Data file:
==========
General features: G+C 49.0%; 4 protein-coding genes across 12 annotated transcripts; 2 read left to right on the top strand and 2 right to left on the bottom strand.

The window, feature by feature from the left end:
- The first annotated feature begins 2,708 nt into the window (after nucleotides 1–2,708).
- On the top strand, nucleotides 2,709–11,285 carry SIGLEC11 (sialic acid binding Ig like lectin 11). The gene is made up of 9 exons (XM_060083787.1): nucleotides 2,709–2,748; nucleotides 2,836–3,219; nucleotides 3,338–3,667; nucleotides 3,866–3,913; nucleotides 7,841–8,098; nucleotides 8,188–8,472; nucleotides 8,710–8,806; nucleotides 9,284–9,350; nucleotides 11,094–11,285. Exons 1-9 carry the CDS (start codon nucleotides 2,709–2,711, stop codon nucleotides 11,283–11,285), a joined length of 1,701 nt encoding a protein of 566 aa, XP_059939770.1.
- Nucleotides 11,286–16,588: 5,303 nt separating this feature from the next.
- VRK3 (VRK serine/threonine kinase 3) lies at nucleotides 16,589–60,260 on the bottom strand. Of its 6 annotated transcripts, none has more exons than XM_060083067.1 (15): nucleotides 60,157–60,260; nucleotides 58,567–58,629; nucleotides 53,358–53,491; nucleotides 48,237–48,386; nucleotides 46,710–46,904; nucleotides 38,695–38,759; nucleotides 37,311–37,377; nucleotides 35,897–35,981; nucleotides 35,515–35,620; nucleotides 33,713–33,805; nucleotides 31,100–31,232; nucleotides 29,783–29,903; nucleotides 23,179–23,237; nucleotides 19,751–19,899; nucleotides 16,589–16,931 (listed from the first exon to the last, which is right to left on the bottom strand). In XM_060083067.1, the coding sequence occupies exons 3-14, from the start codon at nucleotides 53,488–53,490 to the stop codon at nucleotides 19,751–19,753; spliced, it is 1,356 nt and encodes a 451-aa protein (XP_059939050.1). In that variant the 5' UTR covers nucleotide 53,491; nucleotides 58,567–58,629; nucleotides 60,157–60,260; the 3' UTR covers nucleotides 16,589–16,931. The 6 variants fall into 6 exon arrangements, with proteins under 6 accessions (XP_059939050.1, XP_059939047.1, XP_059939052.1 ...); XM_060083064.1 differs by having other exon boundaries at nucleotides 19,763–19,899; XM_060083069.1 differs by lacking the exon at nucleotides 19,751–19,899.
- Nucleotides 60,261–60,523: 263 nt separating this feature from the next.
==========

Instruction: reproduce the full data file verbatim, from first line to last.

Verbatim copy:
General features: G+C 49.0%; 4 protein-coding genes across 12 annotated transcripts; 2 read left to right on the top strand and 2 right to left on the bottom strand.

The window, feature by feature from the left end:
- The first annotated feature begins 2,708 nt into the window (after nucleotides 1–2,708).
- On the top strand, nucleotides 2,709–11,285 carry SIGLEC11 (sialic acid binding Ig like lectin 11). The gene is made up of 9 exons (XM_060083787.1): nucleotides 2,709–2,748; nucleotides 2,836–3,219; nucleotides 3,338–3,667; nucleotides 3,866–3,913; nucleotides 7,841–8,098; nucleotides 8,188–8,472; nucleotides 8,710–8,806; nucleotides 9,284–9,350; nucleotides 11,094–11,285. Exons 1-9 carry the CDS (start codon nucleotides 2,709–2,711, stop codon nucleotides 11,283–11,285), a joined length of 1,701 nt encoding a protein of 566 aa, XP_059939770.1.
- Nucleotides 11,286–16,588: 5,303 nt separating this feature from the next.
- VRK3 (VRK serine/threonine kinase 3) lies at nucleotides 16,589–60,260 on the bottom strand. Of its 6 annotated transcripts, none has more exons than XM_060083067.1 (15): nucleotides 60,157–60,260; nucleotides 58,567–58,629; nucleotides 53,358–53,491; nucleotides 48,237–48,386; nucleotides 46,710–46,904; nucleotides 38,695–38,759; nucleotides 37,311–37,377; nucleotides 35,897–35,981; nucleotides 35,515–35,620; nucleotides 33,713–33,805; nucleotides 31,100–31,232; nucleotides 29,783–29,903; nucleotides 23,179–23,237; nucleotides 19,751–19,899; nucleotides 16,589–16,931 (listed from the first exon to the last, which is right to left on the bottom strand). In XM_060083067.1, the coding sequence occupies exons 3-14, from the start codon at nucleotides 53,488–53,490 to the stop codon at nucleotides 19,751–19,753; spliced, it is 1,356 nt and encodes a 451-aa protein (XP_059939050.1). In that variant the 5' UTR covers nucleotide 53,491; nucleotides 58,567–58,629; nucleotides 60,157–60,260; the 3' UTR covers nucleotides 16,589–16,931. The 6 variants fall into 6 exon arrangements, with proteins under 6 accessions (XP_059939050.1, XP_059939047.1, XP_059939052.1 ...); XM_060083064.1 differs by having other exon boundaries at nucleotides 19,763–19,899; XM_060083069.1 differs by lacking the exon at nucleotides 19,751–19,899.
- Nucleotides 60,261–60,523: 263 nt separating this feature from the next.